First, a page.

"True Blue History of Australia - Addicted"
Since its publication in 1960, William L. Shirer’s monumental study of Hitler’s German empire has been widely acclaimed as the definitive record of the 20th century’s blackest hours. The Rise and Fall of the Third Reich offers an unparalleled and thrillingly told examination of how Adolf Hitler nearly succeeded in conquering the world. With millions of copies in print around the globe, it has attained the status of a vital and enduring classic.
Napoleon Bonaparte lived one of the most extraordinary of all human lives. In the space of just 20 years, from October 1795, when as a young artillery captain he cleared the streets of Paris of insurrectionists, to his final defeat at the (horribly mismanaged) battle of Waterloo in June 1815, Napoleon transformed France and Europe. After seizing power in a coup d'état, he ended the corruption and incompetence into which the revolution had descended.
"Well worth the listen"
Most of us have a limited understanding of the powerful role economics has played in shaping human civilization. This makes economic history - the study of how civilizations structured their environments to provide food, shelter, and material goods - a vital lens through which to think about how we arrived at our present, globalized moment. Designed to fill a long-empty gap in how we think about modern history, these 48 lectures are a comprehensive journey through more than 600 years of economic history.
Lin-Manuel Miranda's groundbreaking musical, Hamilton, is as revolutionary as its subject: the poor kid from the Caribbean who fought the British, defended the Constitution, and helped to found the United States. Fusing hip-hop, pop, R&B and the best traditions of theater, this once-in-a-generation show broadens the sound of Broadway, reveals the storytelling power of rap and claims the origins of the United States for a diverse new generation. Hamilton: The Revolution gives listeners an unprecedented view of both revolutions.
Fingerprints of the Gods is the revolutionary rewrite of history that has persuaded millions of listeners throughout the world to change their preconceptions about the history behind modern society. An intellectual detective story, this unique history audiobook directs probing questions at orthodox history, presenting disturbing new evidence that historians have tried - but failed - to explain.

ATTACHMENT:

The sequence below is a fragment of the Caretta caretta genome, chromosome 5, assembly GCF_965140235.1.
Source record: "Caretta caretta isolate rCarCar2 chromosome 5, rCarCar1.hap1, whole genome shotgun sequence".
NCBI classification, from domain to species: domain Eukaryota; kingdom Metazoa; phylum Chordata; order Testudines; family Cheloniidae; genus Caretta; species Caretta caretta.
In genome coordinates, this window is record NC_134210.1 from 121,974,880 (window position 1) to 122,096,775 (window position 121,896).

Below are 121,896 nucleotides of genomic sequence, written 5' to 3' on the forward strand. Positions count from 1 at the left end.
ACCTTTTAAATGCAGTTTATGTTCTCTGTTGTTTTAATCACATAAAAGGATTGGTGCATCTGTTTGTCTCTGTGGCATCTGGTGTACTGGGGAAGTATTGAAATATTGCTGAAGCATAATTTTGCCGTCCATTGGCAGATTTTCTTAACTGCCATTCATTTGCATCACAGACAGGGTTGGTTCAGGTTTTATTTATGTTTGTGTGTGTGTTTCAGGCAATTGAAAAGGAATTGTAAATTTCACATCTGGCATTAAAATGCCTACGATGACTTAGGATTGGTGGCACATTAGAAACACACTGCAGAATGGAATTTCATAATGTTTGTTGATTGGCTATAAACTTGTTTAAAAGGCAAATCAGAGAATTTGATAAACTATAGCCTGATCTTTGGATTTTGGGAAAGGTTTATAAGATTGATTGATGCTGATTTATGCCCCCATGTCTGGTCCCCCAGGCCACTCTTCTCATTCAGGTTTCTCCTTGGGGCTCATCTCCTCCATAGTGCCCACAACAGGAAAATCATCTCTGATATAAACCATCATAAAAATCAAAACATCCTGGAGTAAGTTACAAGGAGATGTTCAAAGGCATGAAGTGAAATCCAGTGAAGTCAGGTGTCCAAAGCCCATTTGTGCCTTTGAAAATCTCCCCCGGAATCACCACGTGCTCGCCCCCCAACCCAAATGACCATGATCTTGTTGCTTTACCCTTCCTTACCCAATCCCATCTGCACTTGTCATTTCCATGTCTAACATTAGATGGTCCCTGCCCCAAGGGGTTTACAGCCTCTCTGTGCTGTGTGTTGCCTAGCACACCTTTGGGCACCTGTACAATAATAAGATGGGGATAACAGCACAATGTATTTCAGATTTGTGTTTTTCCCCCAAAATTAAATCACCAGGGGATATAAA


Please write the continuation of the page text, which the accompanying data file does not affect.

The Romanovs were the most successful dynasty of modern times, ruling a sixth of the world's surface. How did one family turn a war-ruined principality into the world's greatest empire? And how did they lose it all? This is the intimate story of 20 tsars and tsarinas, some touched by genius, some by madness, but all inspired by holy autocracy and imperial ambition.
In 1854, Victorian miners fought a deadly battle under the flag of the Southern Cross at the Eureka Stockade. Though brief and doomed to fail, the battle is legend in both our history and in the Australian mind. Henry Lawson wrote poems about it, its symbolic flag is still raised, and even the nineteenth-century visitor Mark Twain called it: "a strike for liberty". Was this rebellion a fledgling nation’s first attempt to assert its independence under colonial rule? Or was it merely rabble-rousing by unruly miners determined not to pay their taxes?
The Mongol army led by Genghis Khan subjugated more lands and people in 25 years than the Romans did in 400. In nearly every country the Mongols conquered, they brought an unprecedented rise in cultural communication, expanded trade, and a blossoming of civilization.
Benjamin Franklin is the founding father who winks at us - an ambitious urban entrepreneur who rose up the social ladder, from leather-aproned shopkeeper to dining with kings. In best-selling author Walter Isaacson's vivid and witty full-scale biography, we discover why Franklin turns to us from history's stage with eyes that twinkle from behind his new-fangled spectacles. In Benjamin Franklin, Isaacson shows how Franklin defines both his own time and ours. The most interesting thing that Franklin invented, and continually reinvented, was himself.